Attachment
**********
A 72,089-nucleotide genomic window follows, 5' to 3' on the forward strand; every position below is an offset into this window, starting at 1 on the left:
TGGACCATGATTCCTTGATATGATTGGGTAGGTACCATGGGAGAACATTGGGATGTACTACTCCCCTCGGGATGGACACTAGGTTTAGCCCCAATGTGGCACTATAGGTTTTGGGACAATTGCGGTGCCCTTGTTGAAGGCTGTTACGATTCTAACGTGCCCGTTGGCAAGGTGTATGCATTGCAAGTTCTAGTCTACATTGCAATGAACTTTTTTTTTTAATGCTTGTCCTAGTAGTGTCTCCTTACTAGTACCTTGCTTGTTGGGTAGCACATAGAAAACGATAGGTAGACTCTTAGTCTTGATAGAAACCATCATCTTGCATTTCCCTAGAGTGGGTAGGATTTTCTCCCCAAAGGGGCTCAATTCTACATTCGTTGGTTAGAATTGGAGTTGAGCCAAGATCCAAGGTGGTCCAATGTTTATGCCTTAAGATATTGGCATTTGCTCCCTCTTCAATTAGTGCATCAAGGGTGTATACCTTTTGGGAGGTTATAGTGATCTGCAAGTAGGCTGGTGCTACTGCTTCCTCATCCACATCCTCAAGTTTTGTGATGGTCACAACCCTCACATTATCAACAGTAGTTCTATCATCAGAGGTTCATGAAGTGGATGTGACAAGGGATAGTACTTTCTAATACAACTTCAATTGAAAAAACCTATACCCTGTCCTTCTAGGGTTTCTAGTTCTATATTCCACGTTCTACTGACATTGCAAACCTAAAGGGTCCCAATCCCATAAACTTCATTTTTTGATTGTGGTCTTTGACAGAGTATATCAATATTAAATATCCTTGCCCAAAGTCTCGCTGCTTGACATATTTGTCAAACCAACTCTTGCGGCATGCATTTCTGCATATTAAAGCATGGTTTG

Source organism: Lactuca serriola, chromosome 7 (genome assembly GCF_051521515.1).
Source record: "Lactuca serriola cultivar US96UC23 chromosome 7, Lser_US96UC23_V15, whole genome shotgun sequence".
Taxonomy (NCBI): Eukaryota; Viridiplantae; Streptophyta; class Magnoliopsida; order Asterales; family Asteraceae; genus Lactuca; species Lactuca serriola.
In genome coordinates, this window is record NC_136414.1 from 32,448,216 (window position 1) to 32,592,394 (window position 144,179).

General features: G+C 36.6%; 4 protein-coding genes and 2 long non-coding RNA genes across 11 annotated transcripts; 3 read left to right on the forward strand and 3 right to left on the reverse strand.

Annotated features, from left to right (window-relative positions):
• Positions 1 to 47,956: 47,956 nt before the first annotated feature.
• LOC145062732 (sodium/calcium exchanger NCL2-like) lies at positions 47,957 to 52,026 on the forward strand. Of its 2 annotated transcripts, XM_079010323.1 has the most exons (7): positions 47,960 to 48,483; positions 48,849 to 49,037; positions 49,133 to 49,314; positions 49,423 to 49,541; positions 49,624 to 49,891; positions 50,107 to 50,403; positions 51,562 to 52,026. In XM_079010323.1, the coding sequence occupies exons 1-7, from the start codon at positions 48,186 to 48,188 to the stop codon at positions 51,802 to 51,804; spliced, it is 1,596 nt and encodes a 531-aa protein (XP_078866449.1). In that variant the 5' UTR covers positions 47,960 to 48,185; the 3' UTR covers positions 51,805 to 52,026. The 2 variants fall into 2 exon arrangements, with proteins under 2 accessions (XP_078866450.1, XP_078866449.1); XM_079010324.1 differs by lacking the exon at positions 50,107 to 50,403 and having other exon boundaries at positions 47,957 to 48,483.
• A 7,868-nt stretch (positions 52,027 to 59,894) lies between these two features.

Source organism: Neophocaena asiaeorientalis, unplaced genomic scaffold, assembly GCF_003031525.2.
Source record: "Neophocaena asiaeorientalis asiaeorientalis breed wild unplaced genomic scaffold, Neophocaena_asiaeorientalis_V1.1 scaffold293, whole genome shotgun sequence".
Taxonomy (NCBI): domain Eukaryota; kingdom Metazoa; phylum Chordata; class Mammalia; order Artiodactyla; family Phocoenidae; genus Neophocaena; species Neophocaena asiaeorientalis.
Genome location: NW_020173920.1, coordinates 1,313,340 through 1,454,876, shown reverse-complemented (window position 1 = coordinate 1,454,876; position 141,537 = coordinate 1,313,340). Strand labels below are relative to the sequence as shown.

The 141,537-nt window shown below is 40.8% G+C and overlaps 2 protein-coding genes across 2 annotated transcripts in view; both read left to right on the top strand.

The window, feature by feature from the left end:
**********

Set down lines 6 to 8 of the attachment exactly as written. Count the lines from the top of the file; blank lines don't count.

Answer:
In genome coordinates, this window is record NC_136414.1 from 32,448,216 (window position 1) to 32,592,394 (window position 144,179).

General features: G+C 36.6%; 4 protein-coding genes and 2 long non-coding RNA genes across 11 annotated transcripts; 3 read left to right on the forward strand and 3 right to left on the reverse strand.

Annotated features, from left to right (window-relative positions):